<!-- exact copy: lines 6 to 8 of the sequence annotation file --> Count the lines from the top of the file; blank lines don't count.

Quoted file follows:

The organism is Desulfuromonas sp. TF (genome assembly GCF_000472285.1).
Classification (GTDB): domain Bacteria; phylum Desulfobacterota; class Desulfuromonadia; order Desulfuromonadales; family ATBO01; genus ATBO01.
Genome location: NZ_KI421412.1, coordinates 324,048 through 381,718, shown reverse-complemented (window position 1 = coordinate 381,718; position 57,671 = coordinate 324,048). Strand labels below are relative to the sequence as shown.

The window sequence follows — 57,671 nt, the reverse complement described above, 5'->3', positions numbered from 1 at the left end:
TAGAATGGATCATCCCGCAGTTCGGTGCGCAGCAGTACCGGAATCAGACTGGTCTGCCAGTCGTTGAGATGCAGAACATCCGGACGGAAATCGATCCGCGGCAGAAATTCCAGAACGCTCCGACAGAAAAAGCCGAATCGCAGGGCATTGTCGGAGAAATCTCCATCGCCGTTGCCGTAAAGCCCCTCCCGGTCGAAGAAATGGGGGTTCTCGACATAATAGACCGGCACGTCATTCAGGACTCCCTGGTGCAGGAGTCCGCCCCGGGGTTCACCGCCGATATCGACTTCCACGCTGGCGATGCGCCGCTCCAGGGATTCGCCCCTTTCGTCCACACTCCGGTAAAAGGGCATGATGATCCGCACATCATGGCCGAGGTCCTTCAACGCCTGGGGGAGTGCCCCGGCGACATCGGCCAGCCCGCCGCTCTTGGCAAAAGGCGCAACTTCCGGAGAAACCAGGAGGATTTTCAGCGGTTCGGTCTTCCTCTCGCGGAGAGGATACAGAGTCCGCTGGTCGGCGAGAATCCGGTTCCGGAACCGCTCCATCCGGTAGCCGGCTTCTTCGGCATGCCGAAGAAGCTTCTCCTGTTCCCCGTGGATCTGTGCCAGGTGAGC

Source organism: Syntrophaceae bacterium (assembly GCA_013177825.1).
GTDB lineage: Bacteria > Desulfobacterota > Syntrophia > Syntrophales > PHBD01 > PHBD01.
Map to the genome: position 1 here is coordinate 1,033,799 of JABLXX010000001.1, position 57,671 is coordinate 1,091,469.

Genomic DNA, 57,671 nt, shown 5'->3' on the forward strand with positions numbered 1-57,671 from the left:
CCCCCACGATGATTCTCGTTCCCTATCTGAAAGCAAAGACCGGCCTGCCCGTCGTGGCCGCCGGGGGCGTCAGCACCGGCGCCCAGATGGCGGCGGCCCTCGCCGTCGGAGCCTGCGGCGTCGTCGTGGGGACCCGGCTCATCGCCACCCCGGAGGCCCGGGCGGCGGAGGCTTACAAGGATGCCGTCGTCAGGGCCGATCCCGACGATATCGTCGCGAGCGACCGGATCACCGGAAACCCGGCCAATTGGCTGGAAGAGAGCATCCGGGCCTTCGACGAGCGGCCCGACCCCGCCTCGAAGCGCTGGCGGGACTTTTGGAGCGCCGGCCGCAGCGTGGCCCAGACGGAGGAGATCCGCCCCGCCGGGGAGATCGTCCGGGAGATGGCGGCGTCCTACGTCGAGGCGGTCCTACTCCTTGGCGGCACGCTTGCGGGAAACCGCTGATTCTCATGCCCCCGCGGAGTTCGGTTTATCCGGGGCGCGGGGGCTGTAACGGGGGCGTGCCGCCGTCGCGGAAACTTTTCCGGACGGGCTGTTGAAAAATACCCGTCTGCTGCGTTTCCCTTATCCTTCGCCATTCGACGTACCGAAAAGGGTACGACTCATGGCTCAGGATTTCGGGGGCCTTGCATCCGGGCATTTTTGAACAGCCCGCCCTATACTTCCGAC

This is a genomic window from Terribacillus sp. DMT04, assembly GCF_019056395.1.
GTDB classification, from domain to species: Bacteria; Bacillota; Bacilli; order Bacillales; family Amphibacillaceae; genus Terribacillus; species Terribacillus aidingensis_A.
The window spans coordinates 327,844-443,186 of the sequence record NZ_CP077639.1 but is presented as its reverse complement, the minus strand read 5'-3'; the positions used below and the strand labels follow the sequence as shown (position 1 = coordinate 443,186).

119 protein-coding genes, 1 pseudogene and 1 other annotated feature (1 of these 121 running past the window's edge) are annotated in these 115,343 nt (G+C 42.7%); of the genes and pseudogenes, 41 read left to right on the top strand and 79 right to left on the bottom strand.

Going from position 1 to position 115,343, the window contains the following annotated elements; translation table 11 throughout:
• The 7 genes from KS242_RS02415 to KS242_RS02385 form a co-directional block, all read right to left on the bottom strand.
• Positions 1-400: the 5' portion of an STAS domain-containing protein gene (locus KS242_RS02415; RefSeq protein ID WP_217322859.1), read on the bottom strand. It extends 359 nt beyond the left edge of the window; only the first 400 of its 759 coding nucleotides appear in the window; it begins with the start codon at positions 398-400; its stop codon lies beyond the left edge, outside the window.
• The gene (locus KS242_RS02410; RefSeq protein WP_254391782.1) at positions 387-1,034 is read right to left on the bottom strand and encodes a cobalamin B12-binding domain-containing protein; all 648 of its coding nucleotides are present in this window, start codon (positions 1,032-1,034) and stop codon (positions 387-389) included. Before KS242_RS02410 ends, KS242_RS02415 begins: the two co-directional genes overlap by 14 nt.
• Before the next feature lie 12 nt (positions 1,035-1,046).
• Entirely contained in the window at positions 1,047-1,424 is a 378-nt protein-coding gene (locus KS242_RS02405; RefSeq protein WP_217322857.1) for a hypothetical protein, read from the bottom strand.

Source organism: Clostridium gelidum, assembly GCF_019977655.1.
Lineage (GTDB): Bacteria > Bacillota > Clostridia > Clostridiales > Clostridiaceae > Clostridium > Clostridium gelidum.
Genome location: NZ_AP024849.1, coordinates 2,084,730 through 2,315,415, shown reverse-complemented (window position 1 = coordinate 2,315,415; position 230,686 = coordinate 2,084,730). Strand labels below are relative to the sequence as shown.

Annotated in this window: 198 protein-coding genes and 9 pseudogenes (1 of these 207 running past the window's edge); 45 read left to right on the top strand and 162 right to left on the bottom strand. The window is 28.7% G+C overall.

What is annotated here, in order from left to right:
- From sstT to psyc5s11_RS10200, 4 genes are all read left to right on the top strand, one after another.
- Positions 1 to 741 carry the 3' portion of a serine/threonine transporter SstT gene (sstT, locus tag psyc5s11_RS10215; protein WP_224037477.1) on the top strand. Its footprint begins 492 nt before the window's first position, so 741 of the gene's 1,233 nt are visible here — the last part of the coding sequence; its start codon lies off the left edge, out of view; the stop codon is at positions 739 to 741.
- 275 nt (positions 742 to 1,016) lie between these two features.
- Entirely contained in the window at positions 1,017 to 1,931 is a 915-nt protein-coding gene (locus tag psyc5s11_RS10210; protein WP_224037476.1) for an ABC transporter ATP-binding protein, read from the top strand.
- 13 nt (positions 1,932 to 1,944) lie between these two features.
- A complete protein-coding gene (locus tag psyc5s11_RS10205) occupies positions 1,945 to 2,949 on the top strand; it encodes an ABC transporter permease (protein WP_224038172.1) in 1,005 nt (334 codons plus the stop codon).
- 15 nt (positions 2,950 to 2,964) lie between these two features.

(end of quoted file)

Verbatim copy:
Source organism: Syntrophaceae bacterium (assembly GCA_013177825.1).
GTDB lineage: Bacteria > Desulfobacterota > Syntrophia > Syntrophales > PHBD01 > PHBD01.
Map to the genome: position 1 here is coordinate 1,033,799 of JABLXX010000001.1, position 57,671 is coordinate 1,091,469.